Construction of the Greystone Mansion began on February 15, 1927, and took three years to complete. The architect, Gordon B. Kaufmann, designed the manor. Paul G. Thiene was the landscape architect who used a mixture of gothic and neoclassic architectural styles. There was no lack of opportunity to showcase the grandeur and opulence of the era throughout the entire mansion and the estate. The mansion alone cost $1,238,378.76 and $3,166,578.12 to complete the entire e1state.  Note that the original estate had stables and kennels, tennis courts, a fire station, gatehouse, swimming pool and pavilion, a greenhouse, a lake, brooks and cascading waterfalls.

Additional materials such as steel-reinforced concrete, Indiana limestone and Welsh slate roofing of Welsh slate were used to complete the extraordinary mansion. Did you know that the abundant use of stone in the construction of the home (not to mention the somber gray appearance) eventually led to the mansion being known as “Greystone”?

Walking Through History: Inside the Greystone Mansion

However, the materials used within the mansion varied:  hand carved oak bannisters, balustrades, rafters, and black and white inlaid marble flooring in the grand hall. The seven chimneys were each designed and crafted by a different artist. Not only were the materials used in building the mansion extravagant, the design of the home was also elaborate. The living room featured a balcony where musicians would perform. The kitchen was built with a large adjoining wall safe (to store the family’s silver and gold) in the pantry in the kitchen. Lastly, the mansion had two floors of their east wing built solely for the servant’s quarters to accommodate a live-in staff of 15. 

The mansion has 46,054 square feet of living space that fits 55 rooms. All the rooms have southern facing windows that provide stunning views of Los Angeles from Santa Monica all the way to downtown Los Angeles. There is also a recreation wing which includes a movie theatre room, an original Brunswick bowling alley, a billiard room, and a hidden bar. A few of the children’s bedrooms were located in the north wing of the mansion. The master bedroom suite was located in the west wing. This master bedroom had an accompanying sitting room, two baths, a dressing room and a massage room.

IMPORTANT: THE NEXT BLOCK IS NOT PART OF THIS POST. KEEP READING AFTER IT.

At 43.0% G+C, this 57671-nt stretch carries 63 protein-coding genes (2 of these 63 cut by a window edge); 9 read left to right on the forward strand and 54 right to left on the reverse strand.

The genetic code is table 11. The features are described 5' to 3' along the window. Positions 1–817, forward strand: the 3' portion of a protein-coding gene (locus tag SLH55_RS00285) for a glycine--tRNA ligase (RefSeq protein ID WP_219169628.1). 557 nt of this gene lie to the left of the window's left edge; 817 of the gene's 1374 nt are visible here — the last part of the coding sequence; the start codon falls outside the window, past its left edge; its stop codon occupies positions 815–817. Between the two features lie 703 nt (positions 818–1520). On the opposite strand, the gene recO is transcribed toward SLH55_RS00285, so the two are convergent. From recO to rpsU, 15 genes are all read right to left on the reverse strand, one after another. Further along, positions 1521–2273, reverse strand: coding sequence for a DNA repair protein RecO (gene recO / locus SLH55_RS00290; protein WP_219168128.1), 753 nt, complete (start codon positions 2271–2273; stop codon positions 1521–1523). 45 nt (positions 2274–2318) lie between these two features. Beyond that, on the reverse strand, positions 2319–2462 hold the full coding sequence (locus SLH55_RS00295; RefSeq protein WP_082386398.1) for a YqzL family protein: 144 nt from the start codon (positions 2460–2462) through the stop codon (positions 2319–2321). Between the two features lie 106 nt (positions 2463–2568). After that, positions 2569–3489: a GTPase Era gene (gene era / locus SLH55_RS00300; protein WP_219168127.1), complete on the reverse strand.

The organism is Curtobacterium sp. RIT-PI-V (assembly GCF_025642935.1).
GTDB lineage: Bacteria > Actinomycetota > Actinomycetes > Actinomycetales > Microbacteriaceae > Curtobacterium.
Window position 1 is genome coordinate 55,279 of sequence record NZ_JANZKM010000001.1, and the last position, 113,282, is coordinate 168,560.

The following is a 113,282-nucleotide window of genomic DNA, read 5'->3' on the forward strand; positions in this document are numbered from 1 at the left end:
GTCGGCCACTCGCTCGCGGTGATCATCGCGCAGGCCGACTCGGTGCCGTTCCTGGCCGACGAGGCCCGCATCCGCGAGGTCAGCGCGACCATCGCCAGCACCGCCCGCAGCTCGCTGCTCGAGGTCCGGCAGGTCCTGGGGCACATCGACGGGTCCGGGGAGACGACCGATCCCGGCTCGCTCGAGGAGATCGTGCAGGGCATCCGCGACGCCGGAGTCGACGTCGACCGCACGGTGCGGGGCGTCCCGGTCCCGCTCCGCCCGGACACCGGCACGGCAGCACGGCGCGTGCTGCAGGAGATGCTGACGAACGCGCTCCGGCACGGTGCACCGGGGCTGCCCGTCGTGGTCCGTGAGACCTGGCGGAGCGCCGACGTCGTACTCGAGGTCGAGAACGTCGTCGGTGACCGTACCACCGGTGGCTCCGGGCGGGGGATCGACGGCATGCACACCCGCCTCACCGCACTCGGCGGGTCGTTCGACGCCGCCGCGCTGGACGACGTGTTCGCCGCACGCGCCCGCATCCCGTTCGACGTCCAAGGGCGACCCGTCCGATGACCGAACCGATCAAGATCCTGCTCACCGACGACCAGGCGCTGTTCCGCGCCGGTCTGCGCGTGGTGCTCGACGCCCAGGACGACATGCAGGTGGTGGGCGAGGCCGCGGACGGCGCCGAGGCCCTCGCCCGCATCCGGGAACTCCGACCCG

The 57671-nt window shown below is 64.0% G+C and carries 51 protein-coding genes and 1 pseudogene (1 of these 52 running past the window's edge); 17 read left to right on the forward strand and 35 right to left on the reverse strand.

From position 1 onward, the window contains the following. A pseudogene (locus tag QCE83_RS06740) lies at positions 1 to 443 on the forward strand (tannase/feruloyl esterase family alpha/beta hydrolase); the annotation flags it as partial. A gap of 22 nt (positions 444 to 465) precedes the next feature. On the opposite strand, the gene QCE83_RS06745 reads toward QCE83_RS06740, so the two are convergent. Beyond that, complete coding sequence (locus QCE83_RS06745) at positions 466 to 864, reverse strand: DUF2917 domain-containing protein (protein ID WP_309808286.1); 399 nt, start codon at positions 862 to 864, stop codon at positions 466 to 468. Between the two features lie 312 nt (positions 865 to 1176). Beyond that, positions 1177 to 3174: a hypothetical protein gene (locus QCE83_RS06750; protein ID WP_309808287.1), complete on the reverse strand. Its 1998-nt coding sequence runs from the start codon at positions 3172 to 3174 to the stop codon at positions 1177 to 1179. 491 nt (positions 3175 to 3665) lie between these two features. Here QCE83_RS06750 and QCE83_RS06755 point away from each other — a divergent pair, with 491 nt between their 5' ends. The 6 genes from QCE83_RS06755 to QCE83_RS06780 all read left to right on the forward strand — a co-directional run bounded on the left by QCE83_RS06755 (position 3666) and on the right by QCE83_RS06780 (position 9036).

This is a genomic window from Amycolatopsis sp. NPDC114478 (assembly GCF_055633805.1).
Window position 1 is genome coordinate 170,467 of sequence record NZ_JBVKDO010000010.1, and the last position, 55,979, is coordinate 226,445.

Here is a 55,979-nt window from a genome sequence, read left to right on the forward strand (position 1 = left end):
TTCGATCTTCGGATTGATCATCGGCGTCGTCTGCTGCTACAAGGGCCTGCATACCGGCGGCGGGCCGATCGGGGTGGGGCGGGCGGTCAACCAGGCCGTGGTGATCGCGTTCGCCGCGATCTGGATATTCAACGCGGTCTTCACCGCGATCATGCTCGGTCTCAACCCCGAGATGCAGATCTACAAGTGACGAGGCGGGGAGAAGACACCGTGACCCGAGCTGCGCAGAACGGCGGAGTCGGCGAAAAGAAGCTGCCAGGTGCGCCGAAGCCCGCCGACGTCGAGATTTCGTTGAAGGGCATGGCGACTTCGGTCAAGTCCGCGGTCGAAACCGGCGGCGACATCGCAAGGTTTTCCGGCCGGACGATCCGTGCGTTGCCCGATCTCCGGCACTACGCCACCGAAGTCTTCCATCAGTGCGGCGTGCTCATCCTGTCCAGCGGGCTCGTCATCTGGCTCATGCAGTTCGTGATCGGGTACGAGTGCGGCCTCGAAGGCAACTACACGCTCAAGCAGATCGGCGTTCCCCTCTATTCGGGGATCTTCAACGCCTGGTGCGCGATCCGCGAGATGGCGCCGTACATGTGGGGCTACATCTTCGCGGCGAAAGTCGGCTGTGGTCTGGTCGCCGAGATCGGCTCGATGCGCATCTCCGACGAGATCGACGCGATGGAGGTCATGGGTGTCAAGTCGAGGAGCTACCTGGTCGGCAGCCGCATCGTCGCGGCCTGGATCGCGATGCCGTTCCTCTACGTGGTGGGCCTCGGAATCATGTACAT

Mansion Completed and Murder & Mystery Ensues

Photo of the "Los Angeles Examiner" newspaper with "Doheny JR. Murdered!" headline
“Los Angeles Examiner” newspaper with “Doheny JR. Murdered!” headline

Edward L. Doheny Jr, or, “Ned”, married Lucy Smith of Pasadena in 1926. Edward L. Doheny Sr. had the mansion built and gifted not only the mansion but the 12.58 acres of land with panaromic views of Beverly Hills to the newlyweds. The mansion was finally completed in September of 1928, and Ned, Lucy and their five children moved into the estate. 

On a late evening in February in 1929 Ned Doheny was found shot to death inside the home on the evening of February 16, 1929. He was only 35 years old at the time. In an interesting plot twist, his longtime personal friend and assistant, Hugh Plunket was also find dead the same evening with Ned. Many have speculated that Ned was the victim of an apparent murder, followed by Plunket killing himself. Theories of a lover’s quarrel, or a jealous best friend have all been brought forward but never substantiated into proof. The circumstances surrounding their deaths remain shrouded in uncertainty, giving rise to various speculations ranging from foul play to a heart-wrenching lover’s quarrel … I guess we’ll never know the truth behind the murder mystery of Greystone Mansion.

What Happened that Fateful Evening?

The newspapers recounted Lucy’s version of those evening’s events. Around 11 p.m. Lucy was reading magazines in the library when she heard gunshots fired. She called the family physician first rather than the Police. She and the physician headed to the East Wing where she reported to have heard the gunshots. In the east wing, Plunkett apparently emerged from the room in state of anguish while brandishing a gun. Upon seeing Lucy, it was reported that he ran back into the room and slammed the door – in which they heard another gun shot shortly after. Upon hearing the gunshot, they entered the room and found both Ned and Plunkett dead on the floor in a pile of their own blood.

Police were then called around 2 a.m. – almost two hours later from the time of the original gunshot. Lucy’s relatives were reported to have already been at the mansion when the police had arrived. Who knows what had occurred from the time of the original gunshot to when the police arrived. The police also admitted later that the bodies were moved prior to the police could photograph and dissect the scene.